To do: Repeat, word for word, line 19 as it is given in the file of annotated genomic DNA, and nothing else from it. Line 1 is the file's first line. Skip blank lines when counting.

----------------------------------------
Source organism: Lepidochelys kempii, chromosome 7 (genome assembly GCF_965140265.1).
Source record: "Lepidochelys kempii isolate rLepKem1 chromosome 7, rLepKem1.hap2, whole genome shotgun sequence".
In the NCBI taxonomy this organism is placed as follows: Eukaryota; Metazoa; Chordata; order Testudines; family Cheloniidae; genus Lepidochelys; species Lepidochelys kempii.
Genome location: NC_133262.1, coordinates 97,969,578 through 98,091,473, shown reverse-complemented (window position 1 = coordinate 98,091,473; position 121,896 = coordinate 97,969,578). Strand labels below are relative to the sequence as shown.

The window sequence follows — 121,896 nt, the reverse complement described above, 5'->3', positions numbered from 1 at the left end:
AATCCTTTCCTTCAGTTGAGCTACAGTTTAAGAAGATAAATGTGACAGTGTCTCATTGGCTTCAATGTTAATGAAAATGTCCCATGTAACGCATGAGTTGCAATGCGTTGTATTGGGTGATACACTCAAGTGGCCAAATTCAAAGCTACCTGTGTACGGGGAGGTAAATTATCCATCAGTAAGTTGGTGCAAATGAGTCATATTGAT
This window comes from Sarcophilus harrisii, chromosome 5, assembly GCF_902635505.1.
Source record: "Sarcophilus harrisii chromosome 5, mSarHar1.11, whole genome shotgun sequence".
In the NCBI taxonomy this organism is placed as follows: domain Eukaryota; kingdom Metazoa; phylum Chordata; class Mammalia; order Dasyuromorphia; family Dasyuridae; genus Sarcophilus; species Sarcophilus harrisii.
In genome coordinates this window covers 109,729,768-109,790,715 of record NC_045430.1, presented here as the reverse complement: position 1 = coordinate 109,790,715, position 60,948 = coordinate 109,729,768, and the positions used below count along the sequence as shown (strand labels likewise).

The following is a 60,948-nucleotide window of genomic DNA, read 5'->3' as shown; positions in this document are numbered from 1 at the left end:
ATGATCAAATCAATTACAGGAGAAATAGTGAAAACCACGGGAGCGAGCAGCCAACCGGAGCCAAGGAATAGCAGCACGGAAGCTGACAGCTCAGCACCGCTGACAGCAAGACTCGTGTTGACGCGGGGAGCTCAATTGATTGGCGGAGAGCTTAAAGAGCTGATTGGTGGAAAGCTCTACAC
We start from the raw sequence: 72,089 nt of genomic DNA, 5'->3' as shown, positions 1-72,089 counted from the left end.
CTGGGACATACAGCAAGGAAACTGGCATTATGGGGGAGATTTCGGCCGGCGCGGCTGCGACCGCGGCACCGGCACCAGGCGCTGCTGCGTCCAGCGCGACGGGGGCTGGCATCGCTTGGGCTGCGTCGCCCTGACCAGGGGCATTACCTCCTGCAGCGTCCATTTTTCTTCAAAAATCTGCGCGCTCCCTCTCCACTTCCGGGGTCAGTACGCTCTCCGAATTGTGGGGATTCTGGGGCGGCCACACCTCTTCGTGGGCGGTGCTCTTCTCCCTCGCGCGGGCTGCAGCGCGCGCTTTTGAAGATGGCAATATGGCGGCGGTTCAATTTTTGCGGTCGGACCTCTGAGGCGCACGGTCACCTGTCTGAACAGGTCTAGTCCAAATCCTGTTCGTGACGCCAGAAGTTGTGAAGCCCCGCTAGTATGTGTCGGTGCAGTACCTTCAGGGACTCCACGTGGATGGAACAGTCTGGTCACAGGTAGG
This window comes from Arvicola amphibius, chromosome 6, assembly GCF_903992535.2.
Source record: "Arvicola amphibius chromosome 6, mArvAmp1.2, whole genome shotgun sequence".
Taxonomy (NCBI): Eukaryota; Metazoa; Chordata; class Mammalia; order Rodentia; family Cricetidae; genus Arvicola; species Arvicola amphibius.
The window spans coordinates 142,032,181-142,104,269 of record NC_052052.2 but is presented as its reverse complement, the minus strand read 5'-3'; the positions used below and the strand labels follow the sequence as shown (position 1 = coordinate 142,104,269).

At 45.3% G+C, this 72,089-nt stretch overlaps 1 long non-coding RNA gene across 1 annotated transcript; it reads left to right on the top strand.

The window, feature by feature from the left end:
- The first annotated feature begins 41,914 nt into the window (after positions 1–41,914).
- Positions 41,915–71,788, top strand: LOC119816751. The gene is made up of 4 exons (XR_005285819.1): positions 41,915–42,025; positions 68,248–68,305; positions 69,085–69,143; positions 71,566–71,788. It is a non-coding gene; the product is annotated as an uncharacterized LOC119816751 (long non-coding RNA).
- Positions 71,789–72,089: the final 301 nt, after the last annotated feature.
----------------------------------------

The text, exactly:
At 45.3% G+C, this 72,089-nt stretch overlaps 1 long non-coding RNA gene across 1 annotated transcript; it reads left to right on the top strand.